I am trying to form some intuitive concept about the free-free absorption coefficient for a hydrogen plasma.(adsbygoogle = window.adsbygoogle || []).push({});

The standard expression (cf. e.g. Schwarzschild's Structure and Evolution of the Stars, 1958, p64) contains a reasonably familiar particle type cross-section component, but there is also a velocity term in the denominator.

This velocity term means that the transparency rises (absortpion goes down) as the temperature rises ( a \sqrt(T) term in the denominator).

This might seem reasonable, I think, if it meant, for example, that the Debye length decreased with this temperature term. Basically, then a photon would have less chance to see a proton with nearby electron pair with which to exchange some energy, because there would be less chance to find the electron in a suitable, interactable, state.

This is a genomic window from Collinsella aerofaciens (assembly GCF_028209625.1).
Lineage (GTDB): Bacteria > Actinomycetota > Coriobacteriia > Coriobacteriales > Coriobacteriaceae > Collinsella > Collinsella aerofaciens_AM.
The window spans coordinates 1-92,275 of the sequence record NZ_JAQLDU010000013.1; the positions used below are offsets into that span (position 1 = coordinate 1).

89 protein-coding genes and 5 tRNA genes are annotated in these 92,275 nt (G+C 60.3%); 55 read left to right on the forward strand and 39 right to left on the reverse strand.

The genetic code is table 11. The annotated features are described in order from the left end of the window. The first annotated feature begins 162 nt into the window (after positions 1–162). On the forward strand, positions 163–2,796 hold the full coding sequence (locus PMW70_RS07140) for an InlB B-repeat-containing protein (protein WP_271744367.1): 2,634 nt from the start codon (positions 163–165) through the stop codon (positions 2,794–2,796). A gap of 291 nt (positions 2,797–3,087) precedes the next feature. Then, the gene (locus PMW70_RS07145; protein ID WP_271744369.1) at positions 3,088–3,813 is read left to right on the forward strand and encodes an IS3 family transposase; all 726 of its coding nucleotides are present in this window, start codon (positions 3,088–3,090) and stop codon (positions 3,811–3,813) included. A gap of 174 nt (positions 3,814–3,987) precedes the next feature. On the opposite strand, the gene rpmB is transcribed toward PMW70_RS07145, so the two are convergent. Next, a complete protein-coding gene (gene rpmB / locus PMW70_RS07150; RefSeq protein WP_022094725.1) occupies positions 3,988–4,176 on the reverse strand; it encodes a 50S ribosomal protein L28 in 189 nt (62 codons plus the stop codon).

But the Debye length in a plasma increases with just that same \sqrt(T) dependence -- so this idea cannot be right.

Another possibility might be a relativistic foreshortening effect on the cross-section which will increase with increasing transverse velocity. But there is no mention of 'relativistic effect' when one comes across the alpha_ff formula.

The root question, I suppose, is, where does the alpha_ff formula come from? I have not found it sourced in the books at my disposal.

Any suggestions?

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# Free-free absorption

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